Top Tips For Keeping Your Kids’ Immunity Strong

How can I boost my child’s immune system? This question was on pretty much every parent’s mind even before the COVID-19 virus came along. If you have young kids, you’ll know that winter means sniffles, coughs, post-nasal drips and disrupted sleep routines for the whole household.

Now that the worldwide pandemic has come into play, it’s even more important to take care of our children’s immunity so they are able to ward off infection. Preliminary findings suggest that children without any serious comorbidities aren’t as prone to the more serious symptoms of the novel coronavirus as adults are, but that doesn’t mean that it doesn’t affect them at all.

As always, the best course of action when it comes to disease prevention is to start by fortifying the body’s natural defences. Here are a few natural ways you can do so:

Feel them a varied diet of whole foods

Children can be picky eaters, but settling for a diet of plain spaghetti and tomato sauce will set you up for failure every time. The most important thing you can do for your kid’s immunity is to make sure that they enjoy a varied diet of natural whole foods. This includes carbohydrates, proteins, and fats.

Children imitate the behaviour of their parents, so if you want them to eat healthily in order to boost their immune system, you may need to take a look at the behaviour you’re modelling. Do you scoff a coffee and a Danish in the drop-off lane on the way to school, or do you take some time to make overnight Bircher oats so you can have a nutritious breakfast without too much faffing in the morning?

Making food from scratch at home is another way to pave the way for healthy eating habits. Children are far more likely to eat a salad that they had a hand in making, even if they only crumbled over the feta cheese, or helped by adding a handful of pumpkin seeds. Do some meal planning, make meal prep a bit of an event, and see what a difference it makes in their attitude in the long run.

If all else fails, remember to make food fun. There are great Instagram accounts you can follow to get some inspiration, such as this one, and this one.

Make sure they drink enough water

A well-hydrated body is a healthy body. Studies show that drinking enough water can go a long way to boosting the body’s natural immune system. Encourage your kids to drink water throughout the day – they need at least two to four cups per day by the age of two already. Sometimes all it takes is investing in a fun water bottle.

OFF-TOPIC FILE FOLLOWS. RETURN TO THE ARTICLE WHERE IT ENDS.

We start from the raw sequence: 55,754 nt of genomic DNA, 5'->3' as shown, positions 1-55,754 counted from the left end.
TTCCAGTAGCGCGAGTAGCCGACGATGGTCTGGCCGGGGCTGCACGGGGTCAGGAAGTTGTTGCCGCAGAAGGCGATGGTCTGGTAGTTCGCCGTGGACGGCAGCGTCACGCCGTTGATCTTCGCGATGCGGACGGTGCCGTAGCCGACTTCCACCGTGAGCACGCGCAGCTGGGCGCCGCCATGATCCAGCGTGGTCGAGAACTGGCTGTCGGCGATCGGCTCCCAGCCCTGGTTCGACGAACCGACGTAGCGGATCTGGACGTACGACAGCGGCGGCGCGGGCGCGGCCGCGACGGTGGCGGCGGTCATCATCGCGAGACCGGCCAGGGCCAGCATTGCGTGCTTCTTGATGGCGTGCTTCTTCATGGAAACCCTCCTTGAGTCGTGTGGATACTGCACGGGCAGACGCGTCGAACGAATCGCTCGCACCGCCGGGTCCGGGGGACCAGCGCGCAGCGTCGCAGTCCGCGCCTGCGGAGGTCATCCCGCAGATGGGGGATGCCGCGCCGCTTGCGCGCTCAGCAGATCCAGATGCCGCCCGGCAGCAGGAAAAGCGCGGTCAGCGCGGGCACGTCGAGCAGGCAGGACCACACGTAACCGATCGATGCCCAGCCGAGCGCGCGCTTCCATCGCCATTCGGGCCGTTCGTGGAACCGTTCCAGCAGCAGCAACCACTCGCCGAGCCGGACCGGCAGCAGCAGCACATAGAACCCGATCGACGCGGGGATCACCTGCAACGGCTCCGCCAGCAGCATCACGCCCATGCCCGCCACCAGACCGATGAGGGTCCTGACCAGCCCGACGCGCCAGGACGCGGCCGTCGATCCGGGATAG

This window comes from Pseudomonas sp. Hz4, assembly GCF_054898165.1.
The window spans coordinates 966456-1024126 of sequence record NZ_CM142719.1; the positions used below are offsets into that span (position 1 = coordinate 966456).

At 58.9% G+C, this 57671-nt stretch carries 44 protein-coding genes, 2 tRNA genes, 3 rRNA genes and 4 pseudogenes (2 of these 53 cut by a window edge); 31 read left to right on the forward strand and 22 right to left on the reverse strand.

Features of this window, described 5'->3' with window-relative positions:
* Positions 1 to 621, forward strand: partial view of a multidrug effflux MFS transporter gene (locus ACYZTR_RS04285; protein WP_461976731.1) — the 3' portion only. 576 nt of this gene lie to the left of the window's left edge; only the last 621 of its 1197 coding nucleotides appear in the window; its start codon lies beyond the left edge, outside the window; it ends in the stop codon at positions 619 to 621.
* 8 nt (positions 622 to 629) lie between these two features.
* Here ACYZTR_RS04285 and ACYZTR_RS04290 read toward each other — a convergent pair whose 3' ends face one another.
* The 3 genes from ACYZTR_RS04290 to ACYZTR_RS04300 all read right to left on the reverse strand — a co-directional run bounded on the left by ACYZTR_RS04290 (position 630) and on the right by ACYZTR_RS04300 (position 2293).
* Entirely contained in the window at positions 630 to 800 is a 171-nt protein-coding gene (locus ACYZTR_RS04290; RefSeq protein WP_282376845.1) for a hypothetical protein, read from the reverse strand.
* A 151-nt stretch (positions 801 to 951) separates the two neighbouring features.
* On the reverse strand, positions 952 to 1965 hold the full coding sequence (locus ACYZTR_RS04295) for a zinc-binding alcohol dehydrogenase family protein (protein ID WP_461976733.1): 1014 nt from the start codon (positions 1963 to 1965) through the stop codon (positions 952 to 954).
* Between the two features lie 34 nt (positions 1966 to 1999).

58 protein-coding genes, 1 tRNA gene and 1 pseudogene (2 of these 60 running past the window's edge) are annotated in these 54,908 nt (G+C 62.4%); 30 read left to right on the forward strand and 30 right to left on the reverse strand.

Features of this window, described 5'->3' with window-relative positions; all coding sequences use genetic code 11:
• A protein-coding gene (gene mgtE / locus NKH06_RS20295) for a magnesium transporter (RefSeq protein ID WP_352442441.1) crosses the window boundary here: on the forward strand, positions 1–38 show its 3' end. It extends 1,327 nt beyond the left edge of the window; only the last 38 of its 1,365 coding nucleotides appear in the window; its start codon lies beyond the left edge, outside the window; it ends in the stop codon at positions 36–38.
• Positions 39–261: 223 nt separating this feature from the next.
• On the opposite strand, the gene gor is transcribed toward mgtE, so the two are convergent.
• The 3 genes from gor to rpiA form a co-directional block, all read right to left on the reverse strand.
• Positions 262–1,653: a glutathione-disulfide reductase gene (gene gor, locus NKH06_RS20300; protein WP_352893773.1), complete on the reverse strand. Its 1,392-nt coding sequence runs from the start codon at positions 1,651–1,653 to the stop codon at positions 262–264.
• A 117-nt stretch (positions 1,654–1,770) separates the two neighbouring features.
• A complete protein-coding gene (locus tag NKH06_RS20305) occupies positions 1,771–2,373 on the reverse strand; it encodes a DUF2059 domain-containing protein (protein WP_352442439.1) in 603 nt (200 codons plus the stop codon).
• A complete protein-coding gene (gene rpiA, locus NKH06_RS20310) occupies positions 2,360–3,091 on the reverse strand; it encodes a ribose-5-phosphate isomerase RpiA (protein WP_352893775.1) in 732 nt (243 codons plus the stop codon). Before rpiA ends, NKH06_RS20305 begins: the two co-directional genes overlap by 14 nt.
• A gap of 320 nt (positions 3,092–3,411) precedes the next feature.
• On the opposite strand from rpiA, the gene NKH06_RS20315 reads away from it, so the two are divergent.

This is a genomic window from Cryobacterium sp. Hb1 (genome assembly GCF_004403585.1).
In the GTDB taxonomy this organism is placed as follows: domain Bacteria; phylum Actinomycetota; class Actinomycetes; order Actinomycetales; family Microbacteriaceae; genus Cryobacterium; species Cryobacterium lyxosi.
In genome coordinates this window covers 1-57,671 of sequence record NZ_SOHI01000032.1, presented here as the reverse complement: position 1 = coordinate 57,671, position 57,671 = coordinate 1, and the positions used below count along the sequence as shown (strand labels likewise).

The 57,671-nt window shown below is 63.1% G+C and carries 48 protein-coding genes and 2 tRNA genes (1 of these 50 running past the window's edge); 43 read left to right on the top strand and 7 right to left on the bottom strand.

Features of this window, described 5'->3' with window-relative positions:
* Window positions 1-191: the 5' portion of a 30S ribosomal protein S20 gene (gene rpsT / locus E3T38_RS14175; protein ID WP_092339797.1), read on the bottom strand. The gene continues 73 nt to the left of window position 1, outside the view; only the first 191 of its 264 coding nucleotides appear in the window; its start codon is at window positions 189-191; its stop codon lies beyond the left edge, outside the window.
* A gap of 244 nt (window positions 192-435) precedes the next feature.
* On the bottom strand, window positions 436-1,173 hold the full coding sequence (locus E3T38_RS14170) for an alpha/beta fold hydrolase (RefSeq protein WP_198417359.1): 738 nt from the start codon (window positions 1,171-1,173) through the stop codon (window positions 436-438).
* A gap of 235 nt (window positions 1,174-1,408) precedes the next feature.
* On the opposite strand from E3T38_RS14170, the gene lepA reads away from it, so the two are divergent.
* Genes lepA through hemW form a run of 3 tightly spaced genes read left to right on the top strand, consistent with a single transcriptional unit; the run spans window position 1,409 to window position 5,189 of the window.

Once again, you can’t expect your children to do something you don’t, so start by focussing on proper hydration yourself and take it from there.

Prioritise sufficient sleep

Healthy, natural sleep is one of the best ways to boost a child’s immune system. Sleep and immune function are closely linked, as proven by academic studies in this regard. Children need a lot of sleep to support their growth and development. In fact, kids under the age of five need as much as 12 hours of sleep per day (naps counted).

As such, it’s very important to ensure that children have a steady, predictable bedtime routine that helps them to wind down at night. A good rule of thumb is to feed them a protein-rich early dinner around 18:00, get them bathed and dressed in their PJs by 19:00 and have them tucked away in their beds by 20:00.

Develop your own bedtime rituals as a family – play some soothing music, keep the lights low, read their favourite books, etc. The most important thing to remember is to halt screen time at least two hours before bedtime – the blue light emitted by devices like cell phones, tablets and TVs keep their brains active and awake, which is the inverse of what you’re trying to achieve.

Get them moving in a fun way

According to the findings of academic studies, sufficient daily exercise is linked to a healthy immune system, particularly in children and younger people. Inspire your kids to get moving by making exercise fun. Using it as a ‘stick’ rather than a ‘carrot’ (e.g. if you don’t play outside for 30 minutes, I’ll lock away the tablet) is not the way to go.

Instead, try making it a family-related activity. Go for walks in a nearby green zone, or better yet, go hiking over a weekend. Alternatively, simply go for a 30-minute walk in the neighbourhood or play fetch with the dog in the garden. You can also host an impromptu dance party in the kitchen. The key is to keep it fun.

These are just a few of the natural ways in which you can boost your child’s immune system. Don’t overwhelm yourself or your kids by trying it all at once – start by doing one thing, get used to it, and then weave in the next. The more time you give your family to adapt to a new behaviour, the better the odds are that it will become a healthy habit.

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